top of page

Understanding and Dealing with Tantrums


After a lengthy absence, I am returning to Education with Grandma with a new sense of direction. It feels like many of us are experiencing a frightening world with increased anger and despair. With that concern in mind, I will begin by dealing with a child’s tantrums. A close fit will follow with posts focused on managing a child’s anger. Feedback will be appreciated.

To make reading easier, I will often use the female gender. That does not indicate a preference on my part. I am simply avoiding the clumsy his/her writing issues.


Sometime between the first and fourth year, your sweet baby may melt into a puddle of uncontrolled chaos. Throwing herself on the floor with her back arched, legs kicking, and fists pounding while screaming nonstop, you may wonder, “What happened to our sweet little child?” Whether considering a baby tantrum or an adolescent one, paying attention to her behaviors will determine the ways you react. Two major types of tantrums may be witnessed: manipulative and temperamental. Both will be described below.

A manipulative tantrum is contrived for the purpose of getting her way. To have a manipulative tantrum, she must be mature enough to believe she can trick you into giving in to her behavior. Babies do not begin with this kind of tantrum. However, if you give in, even some of the time, she will quickly choose this powerful method of getting what she thinks she wants.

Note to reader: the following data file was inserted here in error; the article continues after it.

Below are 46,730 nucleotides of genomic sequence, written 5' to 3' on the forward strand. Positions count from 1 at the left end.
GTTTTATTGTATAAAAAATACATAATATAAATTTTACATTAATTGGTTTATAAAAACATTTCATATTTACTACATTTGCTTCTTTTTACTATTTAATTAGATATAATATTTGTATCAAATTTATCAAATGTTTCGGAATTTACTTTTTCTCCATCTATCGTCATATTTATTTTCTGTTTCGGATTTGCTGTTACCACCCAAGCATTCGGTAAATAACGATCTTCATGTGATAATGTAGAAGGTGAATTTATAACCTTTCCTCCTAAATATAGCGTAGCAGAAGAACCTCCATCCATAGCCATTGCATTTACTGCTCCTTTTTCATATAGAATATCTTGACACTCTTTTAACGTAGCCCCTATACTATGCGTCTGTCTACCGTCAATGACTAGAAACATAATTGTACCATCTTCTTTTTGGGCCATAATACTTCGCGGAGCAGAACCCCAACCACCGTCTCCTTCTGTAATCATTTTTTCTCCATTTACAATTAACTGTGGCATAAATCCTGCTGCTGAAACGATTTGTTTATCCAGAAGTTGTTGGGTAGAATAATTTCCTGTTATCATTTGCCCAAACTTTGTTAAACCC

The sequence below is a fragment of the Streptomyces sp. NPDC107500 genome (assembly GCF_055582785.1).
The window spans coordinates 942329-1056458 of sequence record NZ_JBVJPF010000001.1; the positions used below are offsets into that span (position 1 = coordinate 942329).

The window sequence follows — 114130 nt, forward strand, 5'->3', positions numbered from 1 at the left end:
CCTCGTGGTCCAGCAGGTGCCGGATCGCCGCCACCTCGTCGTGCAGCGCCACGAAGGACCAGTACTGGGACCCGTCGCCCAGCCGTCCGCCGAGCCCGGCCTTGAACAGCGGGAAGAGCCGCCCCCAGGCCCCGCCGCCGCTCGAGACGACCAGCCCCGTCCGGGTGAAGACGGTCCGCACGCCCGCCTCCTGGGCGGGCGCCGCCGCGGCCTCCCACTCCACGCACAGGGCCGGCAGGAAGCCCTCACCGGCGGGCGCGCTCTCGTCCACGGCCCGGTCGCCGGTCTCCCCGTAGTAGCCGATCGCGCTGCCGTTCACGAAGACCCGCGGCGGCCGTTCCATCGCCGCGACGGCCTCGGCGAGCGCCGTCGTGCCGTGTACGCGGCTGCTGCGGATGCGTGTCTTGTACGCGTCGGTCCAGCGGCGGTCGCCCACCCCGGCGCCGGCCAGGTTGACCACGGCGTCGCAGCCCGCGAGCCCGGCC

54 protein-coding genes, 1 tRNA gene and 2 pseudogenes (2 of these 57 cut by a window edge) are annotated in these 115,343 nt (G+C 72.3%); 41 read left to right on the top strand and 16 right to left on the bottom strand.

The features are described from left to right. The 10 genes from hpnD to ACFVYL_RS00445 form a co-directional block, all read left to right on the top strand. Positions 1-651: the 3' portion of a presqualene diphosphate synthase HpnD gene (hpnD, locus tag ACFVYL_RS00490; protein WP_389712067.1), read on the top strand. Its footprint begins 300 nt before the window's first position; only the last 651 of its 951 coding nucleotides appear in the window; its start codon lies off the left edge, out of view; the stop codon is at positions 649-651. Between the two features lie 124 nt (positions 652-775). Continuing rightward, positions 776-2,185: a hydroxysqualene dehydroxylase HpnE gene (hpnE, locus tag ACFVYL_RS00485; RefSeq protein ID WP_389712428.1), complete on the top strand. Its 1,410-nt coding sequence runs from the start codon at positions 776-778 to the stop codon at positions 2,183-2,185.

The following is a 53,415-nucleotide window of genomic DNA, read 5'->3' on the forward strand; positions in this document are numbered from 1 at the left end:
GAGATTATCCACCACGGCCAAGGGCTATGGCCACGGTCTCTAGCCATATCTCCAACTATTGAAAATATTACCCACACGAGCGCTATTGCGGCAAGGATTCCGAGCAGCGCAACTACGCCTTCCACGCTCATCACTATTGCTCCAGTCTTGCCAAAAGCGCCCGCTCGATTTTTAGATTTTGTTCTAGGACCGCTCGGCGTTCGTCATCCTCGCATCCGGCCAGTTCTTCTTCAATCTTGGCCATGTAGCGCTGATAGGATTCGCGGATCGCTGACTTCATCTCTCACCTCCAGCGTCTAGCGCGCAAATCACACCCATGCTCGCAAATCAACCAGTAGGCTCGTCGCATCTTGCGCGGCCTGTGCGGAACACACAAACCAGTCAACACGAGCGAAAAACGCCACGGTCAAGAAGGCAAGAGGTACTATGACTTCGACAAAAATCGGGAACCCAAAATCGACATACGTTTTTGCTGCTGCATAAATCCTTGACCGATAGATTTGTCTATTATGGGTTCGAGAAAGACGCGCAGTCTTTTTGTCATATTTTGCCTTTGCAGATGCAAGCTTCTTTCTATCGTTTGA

If you suspect a child is engaging in a manipulative tantrum, you may decide to move a short distance away. Although a manipulative tantrum is usually less intense than a temperamental one, you still need to be close enough to monitor and make certain the child does not hurt herself or break things.

How do you differentiate a temperament tantrum from a manipulative one? Notice what happens if you move a short distance away. If she picks herself up, follows you to a new location, and starts the tantrum again, you will know that she is attempting to pressure you into giving her what she wants. Remind yourself, She is trying to get her way, and I cannot reward this negative behavior by giving in to her. The only exception is if you decide you were being unrealistic in the first place. If you know you were being unreasonable, admit your mistake.


bottom of page